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Early Non-Small-Cell Lung Cancer in the Elderly

Chapter 13 – Lung Cancer in the Elderly

Without treatment, the five-year overall survival (OS) rate in patients with stage I non-small-cell cancer (NSCLC) is between 6% and 14% with a five-year disease-specific survival rate of 23% for T1 tumours. Anti-cancer treatment can improve these figures but should be used carefully in the elderly.

Lung Cancer Surgery

Age alone should not be an exclusion criterion for surgery. Retrospective studies have shown no consistent differences in OS between elderly (≥70 years) and younger patients undergoing surgery for NSCLC and higher rates of surgery were associated with improved survival in elderly patients (>66 years) and early-stage disease. There are discrepancies in morbidity and post-operative mortality when comparing results from patients aged <70 years with those from patients aged >70 years due to risk factors. These risk factors include greater age, male gender, resections of multiple lobes, advanced stage, greater tumour size and certain comorbidities.

All elderly patients require a pre-operative assessment including a comprehensive geriatric assessment (CGA) and evaluation of comorbidities with correction of reversible conditions. In addition, pre- and post-operative pulmonary rehabilitation should be offered to improve functional status and quality of life (QoL).

Lobectomy is often considered the best curative option for early-stage NSCLC. Minimally invasive techniques may offer efficacy generally comparable with traditional thoracotomy procedures while reducing perioperative morbidity. Video-assisted thoracic surgery (VATS) allows lobectomy or limited surgery and may reduce the morbidity and perioperative mortality of elderly patients.

Wedge resection resulted in elderly patients with T1aN0 tumours in a similar OS compared with lobectomy, although there is a higher loco-regional recurrence rate in patients aged ≥75 years. Extended lung resection has long been associated with poorer outcomes in elderly (≥70 years) compared with younger patients and higher mortality rates are also associated with pneumonectomy, particularly right pneumonectomy.

After adequate selection, senior patients can undergo lung cancer surgery, although a slight increase in mortality should be anticipated.

Definitive Radiotherapy

Radiotherapy is a valid treatment option in patients unfit for or unwilling to undergo surgery. However, conventional radiotherapy results in local recurrence rates as high as 40% (range 6-70%), and three-year overall and cause-specific survival rates of 34% and 39%, respectively. Stereotactic radiotherapy has a local control rate of 90% and a five-year OS rate of 70.8%, but at a cost of acute (e.g. fatigue, nausea, and chest pain) and late toxicities (<10% of patients; radiation pneumonitis which is higher in elderly patients, rib fractures, chronic pain syndromes), which may impair QoL.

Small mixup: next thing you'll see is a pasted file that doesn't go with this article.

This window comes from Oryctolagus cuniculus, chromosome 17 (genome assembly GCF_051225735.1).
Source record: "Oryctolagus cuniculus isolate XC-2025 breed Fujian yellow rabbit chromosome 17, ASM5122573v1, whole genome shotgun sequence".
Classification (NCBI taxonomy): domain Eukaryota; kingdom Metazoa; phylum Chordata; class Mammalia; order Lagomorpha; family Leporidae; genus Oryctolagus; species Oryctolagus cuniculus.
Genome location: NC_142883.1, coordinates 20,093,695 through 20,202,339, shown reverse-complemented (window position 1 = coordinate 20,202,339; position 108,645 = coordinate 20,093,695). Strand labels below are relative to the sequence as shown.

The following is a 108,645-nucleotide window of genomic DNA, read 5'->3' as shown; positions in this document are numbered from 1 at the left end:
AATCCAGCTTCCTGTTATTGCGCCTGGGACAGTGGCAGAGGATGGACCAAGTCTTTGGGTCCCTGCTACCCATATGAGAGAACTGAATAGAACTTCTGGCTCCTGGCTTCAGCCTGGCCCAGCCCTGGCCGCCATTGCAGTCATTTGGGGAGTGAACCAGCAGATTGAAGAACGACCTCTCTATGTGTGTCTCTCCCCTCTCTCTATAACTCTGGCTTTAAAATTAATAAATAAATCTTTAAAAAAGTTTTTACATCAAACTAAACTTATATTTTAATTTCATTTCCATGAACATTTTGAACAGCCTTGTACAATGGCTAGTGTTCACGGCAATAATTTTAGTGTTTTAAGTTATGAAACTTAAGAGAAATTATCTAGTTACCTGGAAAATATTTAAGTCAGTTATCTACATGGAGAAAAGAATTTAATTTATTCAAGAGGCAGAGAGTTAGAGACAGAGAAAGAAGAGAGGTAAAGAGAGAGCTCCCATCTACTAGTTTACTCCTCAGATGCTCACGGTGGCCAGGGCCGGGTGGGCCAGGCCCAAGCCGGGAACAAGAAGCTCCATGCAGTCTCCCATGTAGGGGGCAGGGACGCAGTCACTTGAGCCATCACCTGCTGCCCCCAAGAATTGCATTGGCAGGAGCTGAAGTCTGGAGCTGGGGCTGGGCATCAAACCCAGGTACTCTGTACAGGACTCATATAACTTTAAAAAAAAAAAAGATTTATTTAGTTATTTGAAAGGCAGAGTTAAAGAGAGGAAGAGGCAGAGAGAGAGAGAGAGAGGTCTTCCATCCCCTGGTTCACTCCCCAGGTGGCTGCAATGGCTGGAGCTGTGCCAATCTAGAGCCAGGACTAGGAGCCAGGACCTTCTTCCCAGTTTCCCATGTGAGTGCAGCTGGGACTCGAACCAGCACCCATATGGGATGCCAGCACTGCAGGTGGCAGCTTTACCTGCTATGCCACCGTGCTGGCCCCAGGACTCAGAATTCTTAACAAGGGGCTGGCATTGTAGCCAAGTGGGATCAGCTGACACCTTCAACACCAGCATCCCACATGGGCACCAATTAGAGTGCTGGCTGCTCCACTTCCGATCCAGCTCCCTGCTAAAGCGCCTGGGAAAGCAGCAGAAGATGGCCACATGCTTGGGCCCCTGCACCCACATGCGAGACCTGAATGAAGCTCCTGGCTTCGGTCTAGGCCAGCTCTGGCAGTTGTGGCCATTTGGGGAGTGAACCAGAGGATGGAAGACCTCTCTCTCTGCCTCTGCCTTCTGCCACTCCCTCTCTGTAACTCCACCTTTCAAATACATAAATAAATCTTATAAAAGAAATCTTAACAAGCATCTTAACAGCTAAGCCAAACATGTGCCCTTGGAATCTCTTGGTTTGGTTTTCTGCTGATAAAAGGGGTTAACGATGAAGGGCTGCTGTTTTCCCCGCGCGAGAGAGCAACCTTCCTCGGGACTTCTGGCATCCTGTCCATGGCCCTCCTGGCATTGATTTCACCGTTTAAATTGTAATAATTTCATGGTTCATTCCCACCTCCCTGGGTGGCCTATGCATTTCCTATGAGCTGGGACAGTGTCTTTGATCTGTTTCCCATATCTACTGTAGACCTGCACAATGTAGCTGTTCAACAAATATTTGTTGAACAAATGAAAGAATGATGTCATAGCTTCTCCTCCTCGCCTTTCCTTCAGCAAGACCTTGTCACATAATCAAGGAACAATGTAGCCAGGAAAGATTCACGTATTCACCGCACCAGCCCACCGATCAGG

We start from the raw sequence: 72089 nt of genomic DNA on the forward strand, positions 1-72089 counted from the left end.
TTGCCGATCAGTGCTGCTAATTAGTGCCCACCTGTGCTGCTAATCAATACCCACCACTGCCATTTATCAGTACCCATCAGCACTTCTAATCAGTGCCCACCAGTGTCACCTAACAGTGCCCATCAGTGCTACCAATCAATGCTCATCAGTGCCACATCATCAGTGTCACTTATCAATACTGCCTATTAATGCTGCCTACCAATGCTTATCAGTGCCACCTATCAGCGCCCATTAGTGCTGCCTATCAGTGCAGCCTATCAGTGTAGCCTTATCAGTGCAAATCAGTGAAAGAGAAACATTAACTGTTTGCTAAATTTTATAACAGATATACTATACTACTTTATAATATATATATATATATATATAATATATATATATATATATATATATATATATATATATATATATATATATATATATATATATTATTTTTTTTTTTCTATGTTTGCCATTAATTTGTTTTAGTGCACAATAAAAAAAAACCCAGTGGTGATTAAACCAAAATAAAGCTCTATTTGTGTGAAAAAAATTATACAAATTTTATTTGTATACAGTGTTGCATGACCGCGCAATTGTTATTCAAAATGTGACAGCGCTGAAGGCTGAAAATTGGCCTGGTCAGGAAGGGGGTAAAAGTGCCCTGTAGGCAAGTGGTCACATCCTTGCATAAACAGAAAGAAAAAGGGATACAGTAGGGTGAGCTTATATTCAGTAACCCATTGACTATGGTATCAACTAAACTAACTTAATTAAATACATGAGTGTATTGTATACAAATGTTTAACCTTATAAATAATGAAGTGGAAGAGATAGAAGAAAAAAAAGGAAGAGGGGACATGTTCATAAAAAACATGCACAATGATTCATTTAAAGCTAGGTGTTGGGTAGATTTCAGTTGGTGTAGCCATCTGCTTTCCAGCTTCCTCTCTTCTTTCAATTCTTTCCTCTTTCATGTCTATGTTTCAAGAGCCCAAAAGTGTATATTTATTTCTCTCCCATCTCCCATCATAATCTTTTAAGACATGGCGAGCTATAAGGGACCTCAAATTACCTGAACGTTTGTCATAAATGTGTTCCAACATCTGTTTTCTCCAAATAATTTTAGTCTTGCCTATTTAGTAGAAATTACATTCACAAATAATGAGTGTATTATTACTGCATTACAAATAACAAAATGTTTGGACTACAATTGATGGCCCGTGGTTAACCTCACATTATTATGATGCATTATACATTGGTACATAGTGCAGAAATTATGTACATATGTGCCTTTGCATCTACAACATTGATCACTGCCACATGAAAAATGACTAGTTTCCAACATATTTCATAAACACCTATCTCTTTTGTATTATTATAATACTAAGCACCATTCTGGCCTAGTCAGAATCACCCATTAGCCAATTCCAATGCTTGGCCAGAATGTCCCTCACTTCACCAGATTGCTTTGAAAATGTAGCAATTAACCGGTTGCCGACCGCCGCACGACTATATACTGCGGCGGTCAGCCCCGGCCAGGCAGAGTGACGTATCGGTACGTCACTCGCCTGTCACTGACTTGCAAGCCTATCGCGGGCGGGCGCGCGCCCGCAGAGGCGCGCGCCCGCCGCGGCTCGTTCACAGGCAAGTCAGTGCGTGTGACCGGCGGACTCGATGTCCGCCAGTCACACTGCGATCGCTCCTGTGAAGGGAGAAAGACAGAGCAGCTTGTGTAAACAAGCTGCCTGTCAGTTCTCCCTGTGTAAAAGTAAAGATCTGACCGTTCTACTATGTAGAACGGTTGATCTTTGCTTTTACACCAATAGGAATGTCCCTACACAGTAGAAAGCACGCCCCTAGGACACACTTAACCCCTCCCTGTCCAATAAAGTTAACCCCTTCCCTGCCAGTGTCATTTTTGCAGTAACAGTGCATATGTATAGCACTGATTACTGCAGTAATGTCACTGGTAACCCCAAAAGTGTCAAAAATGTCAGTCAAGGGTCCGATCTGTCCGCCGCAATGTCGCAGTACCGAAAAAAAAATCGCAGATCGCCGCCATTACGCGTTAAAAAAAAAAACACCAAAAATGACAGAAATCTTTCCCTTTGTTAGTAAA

Stereotactic body radiotherapy (SBRT) may be preferable to external beam radiation therapy. Newer approaches such as radiofrequency ablation may find a place for patients with peripheral small tumours.

Radiotherapy should be proposed to patients with local disease who are not candidates for surgery.

Adjuvant Chemotherapy

Several large phase III randomised trials and meta-analysis have established the role of adjuvant cisplatin-based combination chemotherapy in early-stage NSCLC with an improvement of 5.3% in five-year survival in patients with stages II to IIIA disease.

However, there are no data of prospective, elderly-specific trials, but retrospective analysis of these studies showed a mixed picture with a benefit in some, a poorer outcome in OS in the eldest patient groups who had an increase in adverse events.

These retrospective data support the use of adjuvant chemotherapy in fit elderly patients, although data are insufficient to draw conclusions in patients aged >75 years.

In selected elderly patients, adjuvant chemotherapy might be of benefit, although there is a need for elderly-specific, prospective trials.

Adjuvant Radiotherapy

Post-operative radiotherapy in resected lung cancer with negative surgical margins showed no impact on survival, although some benefit has been seen in patients with pN2 disease.

In the elderly population, there are no indications that adjuvant radiotherapy is beneficial.


In patients with inoperable or unresectable NSCLC, chemoradiation is superior to radiotherapy alone. There are limited data from retrospective studies that show similar survival benefits in elderly patients compared with younger ones, although short-term haematological and non-haematological toxicity is significantly increased in elderly patients.

Even though specific data regarding sequential treatment in elderly patients are lacking, this approach is better tolerated than concurrent chemoradiation. The EORTC Elderly Task Force and Lung Cancer Group and SIOG, recommend that concurrent chemoradiation should be offered to elderly patients with unresectable locally advanced NSCLC but the treatment decisions should be based on close individual patient evaluation.

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